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October 2nd, 2009

Ardipithecus ramidus revealed

October 02, 2009

The discovery in Ethiopia during the course of 1992 to 1994 of fossils more than four million years old was finally revealed to the scientific world on October 2 of this year in a special edition of the journal Science.  Many thousands of pieces of fossilized bone were recovered,m reconstructed and shown to be the most complete, oldest specimen on the human lineage and named Ardipi

September 30th, 2009

The Evidence for Evolution

September 30, 2009

Two new books examine the evidence for evolution, each author approaching this timely and controversial subject from a slightly different perspective but each finding the evidence solid and irrefutable. Reviewer Laurence D.

September 10th, 2009

Interactive Timeline Added to BecomingHuman

September 10, 2009

A timeline has been added to this website.  Titled "The Human Lineage Through Time" the timeline shows the temporal relationship among the eighteen hominin species preceding ourselves on the human evolutionary tree.

September 6th, 2009

A New Stone Technology Enters Europe

September 06, 2009

The finding of the earliest Achulean lithics in Europe was reported in last week’s Nature by researchers Gary Scott and Luis Gilbert, with the Berkeley Geochronology Center.

August 17th, 2009

Heat Treatment Makes Better Stone Tools

August 17, 2009

The first evidence for the controlled use of fire appears about 790,000 years ago when fire was used for simple tasks like cooking, heat production, light, and protection from predators.

May 13th, 2009

The Oldest Sculpted Artwork

May 13, 2009

The journal Nature reports this week: “Six fragments of carved ivory recovered from the Hohle Fels in Germany represent the oldest figurative art yet discovered. Dating to at least 35,000 years ago, the Venus has grotesquely exaggerated sexual features and is 5,000 years older than well-known ‘Venuses’ from the Gravettian culture.

May 9th, 2009

The "Hobbit" Debate Continues

May 09, 2009

The puzzling fossils known as Homo floresiensis, nicknamed “Hobbit”, continue to provoke discussion.  (See the story “Hobbit Symposium Held”, below)  Although given the genus name Homo, the fossils found a few years ago in Indonesia exhibit many traits, especially in the hands and feet, of much earlier members of the hominin lineage, particularly Australopithecus afarensis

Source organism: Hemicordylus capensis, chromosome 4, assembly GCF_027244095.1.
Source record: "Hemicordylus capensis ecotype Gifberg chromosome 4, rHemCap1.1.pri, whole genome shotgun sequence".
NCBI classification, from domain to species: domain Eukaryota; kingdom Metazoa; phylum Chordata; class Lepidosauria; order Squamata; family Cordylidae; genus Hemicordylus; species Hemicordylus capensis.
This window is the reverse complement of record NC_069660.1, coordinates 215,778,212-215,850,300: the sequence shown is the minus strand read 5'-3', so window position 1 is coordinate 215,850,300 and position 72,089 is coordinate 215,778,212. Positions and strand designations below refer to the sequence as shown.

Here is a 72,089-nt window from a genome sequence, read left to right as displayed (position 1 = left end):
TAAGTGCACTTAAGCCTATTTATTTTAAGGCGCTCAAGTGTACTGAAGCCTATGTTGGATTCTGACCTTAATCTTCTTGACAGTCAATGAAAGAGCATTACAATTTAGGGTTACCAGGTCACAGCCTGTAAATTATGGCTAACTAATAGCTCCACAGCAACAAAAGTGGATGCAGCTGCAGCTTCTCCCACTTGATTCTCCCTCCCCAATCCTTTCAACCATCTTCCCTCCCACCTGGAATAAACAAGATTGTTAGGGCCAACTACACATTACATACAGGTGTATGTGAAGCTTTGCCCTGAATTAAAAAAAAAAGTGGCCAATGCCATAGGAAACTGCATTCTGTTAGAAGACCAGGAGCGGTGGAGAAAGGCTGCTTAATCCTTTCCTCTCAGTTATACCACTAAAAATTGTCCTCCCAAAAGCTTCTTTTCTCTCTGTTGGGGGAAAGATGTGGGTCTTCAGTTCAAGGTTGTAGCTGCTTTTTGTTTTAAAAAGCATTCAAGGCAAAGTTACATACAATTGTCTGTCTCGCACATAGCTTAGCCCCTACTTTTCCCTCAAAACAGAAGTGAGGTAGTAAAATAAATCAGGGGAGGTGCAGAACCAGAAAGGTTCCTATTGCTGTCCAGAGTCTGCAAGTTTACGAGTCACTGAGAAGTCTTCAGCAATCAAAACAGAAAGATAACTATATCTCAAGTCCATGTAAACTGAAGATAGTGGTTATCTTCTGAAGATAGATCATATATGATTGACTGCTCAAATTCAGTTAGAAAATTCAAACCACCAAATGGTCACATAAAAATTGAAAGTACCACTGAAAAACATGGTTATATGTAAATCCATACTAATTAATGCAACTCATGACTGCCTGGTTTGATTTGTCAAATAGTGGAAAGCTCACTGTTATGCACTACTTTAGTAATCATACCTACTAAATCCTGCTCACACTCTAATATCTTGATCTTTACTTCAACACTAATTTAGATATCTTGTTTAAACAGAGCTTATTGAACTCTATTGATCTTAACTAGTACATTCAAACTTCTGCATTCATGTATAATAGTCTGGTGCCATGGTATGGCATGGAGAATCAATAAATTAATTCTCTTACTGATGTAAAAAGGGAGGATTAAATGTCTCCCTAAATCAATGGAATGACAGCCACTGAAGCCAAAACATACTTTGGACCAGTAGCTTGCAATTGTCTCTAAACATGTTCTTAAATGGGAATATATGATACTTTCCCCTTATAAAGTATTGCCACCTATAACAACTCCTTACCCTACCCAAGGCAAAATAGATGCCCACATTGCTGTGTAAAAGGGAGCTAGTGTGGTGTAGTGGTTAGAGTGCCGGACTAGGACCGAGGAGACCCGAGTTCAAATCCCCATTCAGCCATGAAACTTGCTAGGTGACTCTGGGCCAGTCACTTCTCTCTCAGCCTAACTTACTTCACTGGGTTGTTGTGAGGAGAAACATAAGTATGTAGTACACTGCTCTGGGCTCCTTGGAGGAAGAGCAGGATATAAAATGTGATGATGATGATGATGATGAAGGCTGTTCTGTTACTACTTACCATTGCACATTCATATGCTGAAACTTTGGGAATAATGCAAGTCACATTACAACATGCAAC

May 8th, 2009

The Knee Joint From Hadar

May 08, 2009

The discovery in November 1974 of a nearly complete, three million year old skeleton, nicknamed “Lucy”, overshadowed a quite remarkable find twelve months before.  In 1973, Donald Johanson found two fragments of fossilized bone, the proximal or near end of a tibia and the distal or far end of a femur, otherwise known as a shinbone and thighbone, which together form the knee.  The distal end of

May 4th, 2009

“Peking Man” Cave To Be Reworked

May 04, 2009

The famous cave outside Beijing in the Dragon Teeth Hills, called Zhoukoudian and made famous by excavations in the 1920s, will be reopened for excavation this year, it was announced by the State Administration of Cultural Heritage, an arm of the Chinese government.  The cave was worked sporadically in the Sixties, following the formal cessation of work in 1937 when the Japanese invaded China.<

April 28th, 2009

"Hobbit" Symposium Held

April 28, 2009

An inconclusive meeting was held April 21-23, 2009 at Stony Brook, New York that shed very little new light on the puzzling fossils nicknamed “Hobbit” and formally named Homo floresiensis.  The fossils were discovered in a cave on the island of Flores in Indonesia, southeast of Java, in 2003.  Researchers were puzzled from the start by the diminutive stature (three feet tall), small br